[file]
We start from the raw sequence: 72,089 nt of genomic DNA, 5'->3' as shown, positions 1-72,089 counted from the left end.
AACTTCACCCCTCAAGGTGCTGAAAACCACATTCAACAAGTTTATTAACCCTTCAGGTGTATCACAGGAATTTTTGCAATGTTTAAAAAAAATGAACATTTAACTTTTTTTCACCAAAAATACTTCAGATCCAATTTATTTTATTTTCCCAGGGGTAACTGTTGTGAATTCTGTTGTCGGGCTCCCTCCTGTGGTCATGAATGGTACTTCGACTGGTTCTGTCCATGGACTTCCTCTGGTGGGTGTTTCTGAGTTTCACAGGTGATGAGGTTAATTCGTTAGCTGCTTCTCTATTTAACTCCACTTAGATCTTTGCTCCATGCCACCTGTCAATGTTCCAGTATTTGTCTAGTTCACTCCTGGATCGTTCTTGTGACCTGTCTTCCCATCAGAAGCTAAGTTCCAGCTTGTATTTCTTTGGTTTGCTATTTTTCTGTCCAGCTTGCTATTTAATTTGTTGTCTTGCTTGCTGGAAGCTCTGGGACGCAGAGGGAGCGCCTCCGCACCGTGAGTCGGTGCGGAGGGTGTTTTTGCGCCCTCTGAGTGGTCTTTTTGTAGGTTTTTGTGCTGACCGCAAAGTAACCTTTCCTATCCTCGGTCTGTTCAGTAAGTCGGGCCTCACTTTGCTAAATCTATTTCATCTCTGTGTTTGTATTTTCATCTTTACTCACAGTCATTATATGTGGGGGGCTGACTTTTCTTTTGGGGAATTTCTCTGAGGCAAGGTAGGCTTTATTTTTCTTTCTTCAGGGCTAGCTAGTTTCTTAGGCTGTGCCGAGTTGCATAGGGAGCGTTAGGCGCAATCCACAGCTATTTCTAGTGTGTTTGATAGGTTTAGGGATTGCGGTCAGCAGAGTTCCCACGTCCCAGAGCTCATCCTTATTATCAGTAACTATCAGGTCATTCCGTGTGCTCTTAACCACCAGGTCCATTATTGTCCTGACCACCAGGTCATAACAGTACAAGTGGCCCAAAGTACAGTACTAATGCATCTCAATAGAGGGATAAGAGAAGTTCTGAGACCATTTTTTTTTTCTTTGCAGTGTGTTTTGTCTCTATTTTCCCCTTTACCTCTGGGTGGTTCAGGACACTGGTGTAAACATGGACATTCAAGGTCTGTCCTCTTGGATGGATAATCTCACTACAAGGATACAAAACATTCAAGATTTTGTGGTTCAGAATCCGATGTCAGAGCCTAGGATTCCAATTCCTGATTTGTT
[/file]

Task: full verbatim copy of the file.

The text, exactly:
We start from the raw sequence: 72,089 nt of genomic DNA, 5'->3' as shown, positions 1-72,089 counted from the left end.
AACTTCACCCCTCAAGGTGCTGAAAACCACATTCAACAAGTTTATTAACCCTTCAGGTGTATCACAGGAATTTTTGCAATGTTTAAAAAAAATGAACATTTAACTTTTTTTCACCAAAAATACTTCAGATCCAATTTATTTTATTTTCCCAGGGGTAACTGTTGTGAATTCTGTTGTCGGGCTCCCTCCTGTGGTCATGAATGGTACTTCGACTGGTTCTGTCCATGGACTTCCTCTGGTGGGTGTTTCTGAGTTTCACAGGTGATGAGGTTAATTCGTTAGCTGCTTCTCTATTTAACTCCACTTAGATCTTTGCTCCATGCCACCTGTCAATGTTCCAGTATTTGTCTAGTTCACTCCTGGATCGTTCTTGTGACCTGTCTTCCCATCAGAAGCTAAGTTCCAGCTTGTATTTCTTTGGTTTGCTATTTTTCTGTCCAGCTTGCTATTTAATTTGTTGTCTTGCTTGCTGGAAGCTCTGGGACGCAGAGGGAGCGCCTCCGCACCGTGAGTCGGTGCGGAGGGTGTTTTTGCGCCCTCTGAGTGGTCTTTTTGTAGGTTTTTGTGCTGACCGCAAAGTAACCTTTCCTATCCTCGGTCTGTTCAGTAAGTCGGGCCTCACTTTGCTAAATCTATTTCATCTCTGTGTTTGTATTTTCATCTTTACTCACAGTCATTATATGTGGGGGGCTGACTTTTCTTTTGGGGAATTTCTCTGAGGCAAGGTAGGCTTTATTTTTCTTTCTTCAGGGCTAGCTAGTTTCTTAGGCTGTGCCGAGTTGCATAGGGAGCGTTAGGCGCAATCCACAGCTATTTCTAGTGTGTTTGATAGGTTTAGGGATTGCGGTCAGCAGAGTTCCCACGTCCCAGAGCTCATCCTTATTATCAGTAACTATCAGGTCATTCCGTGTGCTCTTAACCACCAGGTCCATTATTGTCCTGACCACCAGGTCATAACAGTACAAGTGGCCCAAAGTACAGTACTAATGCATCTCAATAGAGGGATAAGAGAAGTTCTGAGACCATTTTTTTTTTCTTTGCAGTGTGTTTTGTCTCTATTTTCCCCTTTACCTCTGGGTGGTTCAGGACACTGGTGTAAACATGGACATTCAAGGTCTGTCCTCTTGGATGGATAATCTCACTACAAGGATACAAAACATTCAAGATTTTGTGGTTCAGAATCCGATGTCAGAGCCTAGGATTCCAATTCCTGATTTGTT